Perusing my cache of favorite street style blogs today, I came across this image and was smitten. I adore how she decided (fabulously so) to rock a pair of men’s vintage wool trousers but instead of letting them hang limply at normal length, she simply rolled up the hems. And the leather Oxford loafers without socks is perfect. It has given me a new reason to think twice about wearing men’s pants.
Image borrowed from the amazing Sartorialist. Followed by similar pairs you can buy for yourself! From our website, per usual. Cheers.
Even though the weather is incrementally getting warmer, we are still selling lots of vintage pea coats. These coats have a such a rich history and give off an amazing, instant style aesthetic. Originally made for British and Dutch Naval men as far back as the 1700’s (!!), these incredibly heavyweight wool coats were constructed especially for brisk ship weather. Over the decades, small changes have incurred. For example, pea coats of the 1940’s have fantastic thick corduroy-lined pockets. Coats made in the 50’s and later did not receive the same special treatment and their pockets are simply lined in cotton. The number of buttons along the standard double breasted fronts have varied in numbers from six to eight. Many attributes have remained exactly the same. The deep navy blue or black color is standard, as is the overall cut and style of the coats. Oftentimes, the only way to accurately date a pea coat is by the tag, if it is still intact.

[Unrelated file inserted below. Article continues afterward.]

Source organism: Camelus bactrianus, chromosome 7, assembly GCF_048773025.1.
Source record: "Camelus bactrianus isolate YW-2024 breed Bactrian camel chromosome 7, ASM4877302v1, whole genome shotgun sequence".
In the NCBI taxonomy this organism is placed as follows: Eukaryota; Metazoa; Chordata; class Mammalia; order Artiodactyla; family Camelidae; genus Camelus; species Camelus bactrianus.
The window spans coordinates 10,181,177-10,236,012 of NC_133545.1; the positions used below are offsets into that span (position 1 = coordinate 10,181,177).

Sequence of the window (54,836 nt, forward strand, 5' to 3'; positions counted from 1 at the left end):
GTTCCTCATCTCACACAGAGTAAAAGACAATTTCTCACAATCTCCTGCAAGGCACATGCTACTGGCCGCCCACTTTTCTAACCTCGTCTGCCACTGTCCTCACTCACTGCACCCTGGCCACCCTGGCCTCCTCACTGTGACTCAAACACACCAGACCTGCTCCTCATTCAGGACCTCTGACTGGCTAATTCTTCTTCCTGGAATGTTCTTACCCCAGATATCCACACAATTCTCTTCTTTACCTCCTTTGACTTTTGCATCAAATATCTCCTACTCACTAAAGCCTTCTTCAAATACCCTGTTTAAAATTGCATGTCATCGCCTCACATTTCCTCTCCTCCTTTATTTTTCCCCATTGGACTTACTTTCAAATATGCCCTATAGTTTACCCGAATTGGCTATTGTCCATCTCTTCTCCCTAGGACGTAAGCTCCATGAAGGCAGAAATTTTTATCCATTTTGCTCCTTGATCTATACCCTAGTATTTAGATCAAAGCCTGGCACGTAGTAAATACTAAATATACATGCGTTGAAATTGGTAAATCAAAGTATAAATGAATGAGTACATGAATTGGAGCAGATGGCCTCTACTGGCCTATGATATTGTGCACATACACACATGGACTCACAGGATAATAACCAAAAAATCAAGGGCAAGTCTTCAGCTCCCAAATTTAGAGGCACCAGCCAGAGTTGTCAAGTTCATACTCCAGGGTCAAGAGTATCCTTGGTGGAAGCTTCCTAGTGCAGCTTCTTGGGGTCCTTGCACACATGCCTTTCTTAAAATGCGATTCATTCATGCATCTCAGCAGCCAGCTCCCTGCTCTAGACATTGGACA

Today, the pea coats still serve their original purposes for military men and women all over the world. And for those of us who just want to walk the streets in style while staying toasty, the pea coat looks dashing and can be paired with causal pants and tops or be classy enough for a night out on the town.
The photo below was taken from the wonderful Sartorialist’s site. I think it’s such a brilliant idea; peoples from all over scan in their vintage photos, with a little blurb describing as much information as is known about the photo. I thought this particular one was extra cute. Both women’s outfits (cotton bikini top, slacks, saddle shoes and house dress) and the man in his military fit (complete with officer’s cap), their relaxed pose and the 1940’s “Eat More” sign is fantastic.
The sassy woman in the saddle shoes is my grandma Lois. This photograph was probably taken in the 40’s in Yakima Washington. Lois always spoke her mind and was sharp as a whip.
Chambray, a lightweight cotton cloth much resembling denim that made its debut in France back in the late 1600’s, is once again popular on the streets and catwalks. Commonly fashioned into button-up oxfords, short sleeve shirts and summer dresses, vintage versions made with deeply stylized Western yokes and embroidery are abound.
We’re fortunate to have a little cache on the website right now…best to scoop them up while they last. Below are our versions, a modern-day take from NYC company 10 Deep and a dapper young man on the sidewalks of La Paris, who combined his rolled-sleeve Chambray with khaki slacks and chocolate leather loafers, sans socks. Parisian photo courtesy of The Sartorialist.